I never thought I would be drawn to social media, but in the current climate we are like bees to a honeypot. Whilst connecting to my sister over the weekend, she asked “Do you think things will ever go back to being normal again?” If they do, it will be some time down the line.
To stop coronavirus, we will need to radically change almost everything we do and quickly: how we work, exercise, socialise, shop, manage our health, educate our children, take care of family members and worship our God. We all want things to go back to normal quickly. But what most of us now realise, is that things won’t go back to normal after a few weeks, or even a few months. Some things never will.
Over the weekend it was reported that most experts agree that every country needs to ‘flatten the curve’: impose social distancing to slow the spread of the virus so that the number of people sick at once doesn’t cause the health care system to collapse. Now I am not a medic, but it’s obvious that this means the pandemic needs to last, at a low level, until either enough people have had Covid-19 to leave most immune, or there’s a vaccine or effective hospital treatment. How long would that take, and how draconian social restrictions need to be, is not yet known. But it won’t end there, we know from other diseases, for which we have effective treatment and vaccines, breakouts can and will keep recurring without controls to contain them. At school we have a list of notifiable diseases, which when they appear in the school population we have to report, this is part of national monitoring, just in case control measures are required.
The current situation, in the short term, will be hugely damaging to businesses that rely on people coming together in large numbers: restaurants, cafes, bars, nightclubs, gyms, hotels, theatres, cinemas, the list goes on. If you are employed in this sector, times are very difficult. That’s to say nothing of the stresses on parents thrust into remote learning, or people trying to care for elderly relatives without exposing them to the virus. But the disruption to many, businesses and livelihoods will be impossible to manage long term. And the shut-in lifestyle just isn’t sustainable for such long periods. So how can we live in this new world? I am a great believer of the power of human creativity and spirit. Part of the answer hopefully will be better health care systems, move quickly to identify and contain outbreaks. Health care providers will have learned much from this which will help with future pandemics.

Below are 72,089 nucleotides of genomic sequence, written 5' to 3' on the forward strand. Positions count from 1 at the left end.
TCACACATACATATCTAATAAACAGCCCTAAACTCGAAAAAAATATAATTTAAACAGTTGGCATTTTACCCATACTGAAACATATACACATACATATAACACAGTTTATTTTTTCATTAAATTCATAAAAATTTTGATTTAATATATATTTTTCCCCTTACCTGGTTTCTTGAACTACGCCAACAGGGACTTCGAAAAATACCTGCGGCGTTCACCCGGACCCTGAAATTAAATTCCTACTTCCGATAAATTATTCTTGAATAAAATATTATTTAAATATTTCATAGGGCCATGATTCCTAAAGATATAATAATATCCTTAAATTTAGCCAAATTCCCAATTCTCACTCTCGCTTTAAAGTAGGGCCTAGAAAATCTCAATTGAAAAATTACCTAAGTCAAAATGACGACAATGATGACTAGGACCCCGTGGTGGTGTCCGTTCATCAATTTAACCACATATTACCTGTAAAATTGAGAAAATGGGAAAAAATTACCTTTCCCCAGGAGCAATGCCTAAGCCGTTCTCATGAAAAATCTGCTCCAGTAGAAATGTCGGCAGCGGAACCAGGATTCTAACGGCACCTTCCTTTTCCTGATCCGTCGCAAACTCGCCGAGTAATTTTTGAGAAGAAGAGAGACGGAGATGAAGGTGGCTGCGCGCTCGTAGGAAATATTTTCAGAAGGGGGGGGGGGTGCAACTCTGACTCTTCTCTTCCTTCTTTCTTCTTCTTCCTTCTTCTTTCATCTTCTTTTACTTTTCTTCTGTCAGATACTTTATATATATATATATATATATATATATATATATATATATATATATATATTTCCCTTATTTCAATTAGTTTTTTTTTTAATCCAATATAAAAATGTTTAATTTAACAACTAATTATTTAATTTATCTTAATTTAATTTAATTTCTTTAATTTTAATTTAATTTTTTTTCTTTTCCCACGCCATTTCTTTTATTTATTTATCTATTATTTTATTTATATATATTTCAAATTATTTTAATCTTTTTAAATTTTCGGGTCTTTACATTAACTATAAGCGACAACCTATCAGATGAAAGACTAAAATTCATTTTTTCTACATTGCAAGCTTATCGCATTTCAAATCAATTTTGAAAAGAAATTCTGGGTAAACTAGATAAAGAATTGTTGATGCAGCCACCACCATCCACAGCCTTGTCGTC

In the near term, maybe around six months, we’ll probably find awkward compromises that allows us to retain some semblance of a social life, this was hinted at over the weekend.
When we go back to some form of ‘normality’, there are so many things that I will never take for granted again. To name but a few; getting up on Monday morning going into work, knowing I will be greeted by friendly staff and students; being able to shake hands or embrace with those I meet; a trip to a cafe with family and friends; celebrating a birthday with extended family; the freedom to go wherever I please.
On Friday 27th March, Pope Francis offered an extraordinary benediction urbi et orbi — a solemn blessing from Rome to the world — from the steps of an empty St Peter’s Square which was streamed live.
During the address, Pope Francis read from a passage in the Gospel of Matthew when Jesus and his disciples were struck by a sudden storm while sailing on the Sea of Galilee. In the Gospel, Jesus implores: “Peace! Be still!” The storm subsides and the disciples are saved from death.
Pope Francis explained “We have realised that we’re on the same boat, all of us fragile and disorientated but at the same time important and needed, all of us called to row together. Each of us in need of comforting the other.”
It dawned on me that the things I miss the most, do not have a big financial value. I have had time to pause and reflect on the things that matter. Faith, human connection and kindness, these are the things that comfort each other.